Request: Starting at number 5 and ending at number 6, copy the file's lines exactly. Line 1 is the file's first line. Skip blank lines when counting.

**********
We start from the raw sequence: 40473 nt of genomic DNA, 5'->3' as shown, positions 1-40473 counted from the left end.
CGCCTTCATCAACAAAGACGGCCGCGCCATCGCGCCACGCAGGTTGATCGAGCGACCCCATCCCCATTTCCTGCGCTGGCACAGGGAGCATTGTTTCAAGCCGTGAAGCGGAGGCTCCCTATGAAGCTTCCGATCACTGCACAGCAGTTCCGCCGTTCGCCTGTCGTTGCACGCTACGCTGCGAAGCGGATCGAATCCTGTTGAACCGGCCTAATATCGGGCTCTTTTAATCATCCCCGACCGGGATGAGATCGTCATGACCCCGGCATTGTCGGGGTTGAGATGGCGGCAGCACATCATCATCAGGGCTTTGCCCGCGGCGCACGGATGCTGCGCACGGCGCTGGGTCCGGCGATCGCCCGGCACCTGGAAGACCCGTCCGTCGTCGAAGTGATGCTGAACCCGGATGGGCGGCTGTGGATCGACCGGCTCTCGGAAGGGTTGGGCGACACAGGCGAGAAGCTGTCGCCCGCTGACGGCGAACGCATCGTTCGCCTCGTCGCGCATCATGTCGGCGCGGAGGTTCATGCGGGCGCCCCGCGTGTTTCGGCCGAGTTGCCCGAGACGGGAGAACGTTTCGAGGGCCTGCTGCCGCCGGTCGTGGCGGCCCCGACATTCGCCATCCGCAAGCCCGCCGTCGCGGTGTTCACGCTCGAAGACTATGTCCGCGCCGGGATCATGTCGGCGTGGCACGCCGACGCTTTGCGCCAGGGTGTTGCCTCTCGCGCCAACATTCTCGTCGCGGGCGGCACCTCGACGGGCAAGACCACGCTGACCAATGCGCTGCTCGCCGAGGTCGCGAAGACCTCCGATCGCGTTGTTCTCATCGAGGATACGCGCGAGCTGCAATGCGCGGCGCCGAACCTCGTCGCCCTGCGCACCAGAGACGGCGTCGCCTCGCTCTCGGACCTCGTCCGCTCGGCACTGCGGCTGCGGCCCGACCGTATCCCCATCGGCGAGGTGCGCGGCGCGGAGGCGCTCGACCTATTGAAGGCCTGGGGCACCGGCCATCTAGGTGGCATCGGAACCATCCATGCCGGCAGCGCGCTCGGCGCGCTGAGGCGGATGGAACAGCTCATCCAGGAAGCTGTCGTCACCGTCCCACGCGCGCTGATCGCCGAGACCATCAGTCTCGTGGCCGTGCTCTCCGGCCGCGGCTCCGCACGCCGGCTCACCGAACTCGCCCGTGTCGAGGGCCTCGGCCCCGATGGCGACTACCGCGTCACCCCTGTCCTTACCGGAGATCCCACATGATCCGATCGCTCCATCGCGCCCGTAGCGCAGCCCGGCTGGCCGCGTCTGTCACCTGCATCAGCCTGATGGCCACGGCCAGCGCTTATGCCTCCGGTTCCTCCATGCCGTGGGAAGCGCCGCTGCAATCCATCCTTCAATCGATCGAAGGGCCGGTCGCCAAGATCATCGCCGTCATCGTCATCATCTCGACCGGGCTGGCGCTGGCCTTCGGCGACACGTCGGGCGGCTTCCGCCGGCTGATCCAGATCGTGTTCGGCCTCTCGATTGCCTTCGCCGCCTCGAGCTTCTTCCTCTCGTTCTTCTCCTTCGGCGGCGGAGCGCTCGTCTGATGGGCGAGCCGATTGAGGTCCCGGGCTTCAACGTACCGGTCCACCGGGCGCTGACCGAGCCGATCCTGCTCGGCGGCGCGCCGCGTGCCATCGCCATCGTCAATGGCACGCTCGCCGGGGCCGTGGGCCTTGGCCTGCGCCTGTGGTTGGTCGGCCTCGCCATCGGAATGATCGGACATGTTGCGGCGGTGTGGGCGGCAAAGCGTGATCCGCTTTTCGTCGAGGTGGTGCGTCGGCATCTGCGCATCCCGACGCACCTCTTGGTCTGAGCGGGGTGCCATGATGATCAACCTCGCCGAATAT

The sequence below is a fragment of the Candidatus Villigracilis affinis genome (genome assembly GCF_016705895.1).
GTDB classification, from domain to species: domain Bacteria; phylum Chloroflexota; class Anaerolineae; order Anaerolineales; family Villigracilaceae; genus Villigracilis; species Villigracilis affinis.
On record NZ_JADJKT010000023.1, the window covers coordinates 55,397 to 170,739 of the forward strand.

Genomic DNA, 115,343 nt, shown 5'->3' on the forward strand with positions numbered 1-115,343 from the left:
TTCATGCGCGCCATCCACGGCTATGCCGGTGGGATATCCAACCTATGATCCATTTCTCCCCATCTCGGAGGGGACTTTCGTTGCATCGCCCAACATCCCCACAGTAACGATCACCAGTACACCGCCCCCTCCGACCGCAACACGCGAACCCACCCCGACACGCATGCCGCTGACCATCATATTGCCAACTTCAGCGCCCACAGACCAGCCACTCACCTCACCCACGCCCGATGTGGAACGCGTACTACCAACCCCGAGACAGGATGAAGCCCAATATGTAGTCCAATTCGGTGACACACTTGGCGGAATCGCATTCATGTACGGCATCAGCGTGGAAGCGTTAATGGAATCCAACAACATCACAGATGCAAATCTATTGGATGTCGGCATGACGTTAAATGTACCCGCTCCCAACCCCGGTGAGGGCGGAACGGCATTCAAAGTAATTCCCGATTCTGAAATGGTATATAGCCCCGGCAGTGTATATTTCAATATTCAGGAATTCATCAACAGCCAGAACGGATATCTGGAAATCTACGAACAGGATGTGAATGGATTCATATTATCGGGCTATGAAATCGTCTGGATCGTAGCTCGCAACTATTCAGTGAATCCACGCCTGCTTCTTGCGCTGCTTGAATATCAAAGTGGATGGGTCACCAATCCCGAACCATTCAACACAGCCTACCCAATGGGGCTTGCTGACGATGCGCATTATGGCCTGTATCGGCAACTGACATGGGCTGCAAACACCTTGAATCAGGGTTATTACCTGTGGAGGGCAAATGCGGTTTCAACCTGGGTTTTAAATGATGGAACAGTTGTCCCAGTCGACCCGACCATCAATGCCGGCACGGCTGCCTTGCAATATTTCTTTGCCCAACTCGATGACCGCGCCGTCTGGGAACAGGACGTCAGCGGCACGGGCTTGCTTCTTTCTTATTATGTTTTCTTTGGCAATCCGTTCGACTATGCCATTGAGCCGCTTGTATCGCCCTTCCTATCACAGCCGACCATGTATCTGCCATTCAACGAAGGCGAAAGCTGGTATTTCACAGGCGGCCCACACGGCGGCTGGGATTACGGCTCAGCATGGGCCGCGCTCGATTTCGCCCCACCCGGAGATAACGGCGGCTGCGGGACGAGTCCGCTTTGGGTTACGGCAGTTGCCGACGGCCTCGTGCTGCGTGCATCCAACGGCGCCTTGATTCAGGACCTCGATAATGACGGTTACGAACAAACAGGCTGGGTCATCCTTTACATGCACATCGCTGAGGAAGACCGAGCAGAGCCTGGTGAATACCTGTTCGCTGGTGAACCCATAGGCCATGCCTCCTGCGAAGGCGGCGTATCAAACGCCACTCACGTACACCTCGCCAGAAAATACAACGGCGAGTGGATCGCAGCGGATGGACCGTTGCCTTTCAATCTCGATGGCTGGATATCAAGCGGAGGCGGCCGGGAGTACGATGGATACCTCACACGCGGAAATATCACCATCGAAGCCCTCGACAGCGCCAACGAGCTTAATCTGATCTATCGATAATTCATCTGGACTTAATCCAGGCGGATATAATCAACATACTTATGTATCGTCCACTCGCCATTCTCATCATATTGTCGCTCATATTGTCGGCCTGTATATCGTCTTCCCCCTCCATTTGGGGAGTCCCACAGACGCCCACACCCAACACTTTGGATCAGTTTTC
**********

On record NZ_JADJKT010000023.1, the window covers coordinates 55,397 to 170,739 of the forward strand.

Genomic DNA, 115,343 nt, shown 5'->3' on the forward strand with positions numbered 1-115,343 from the left: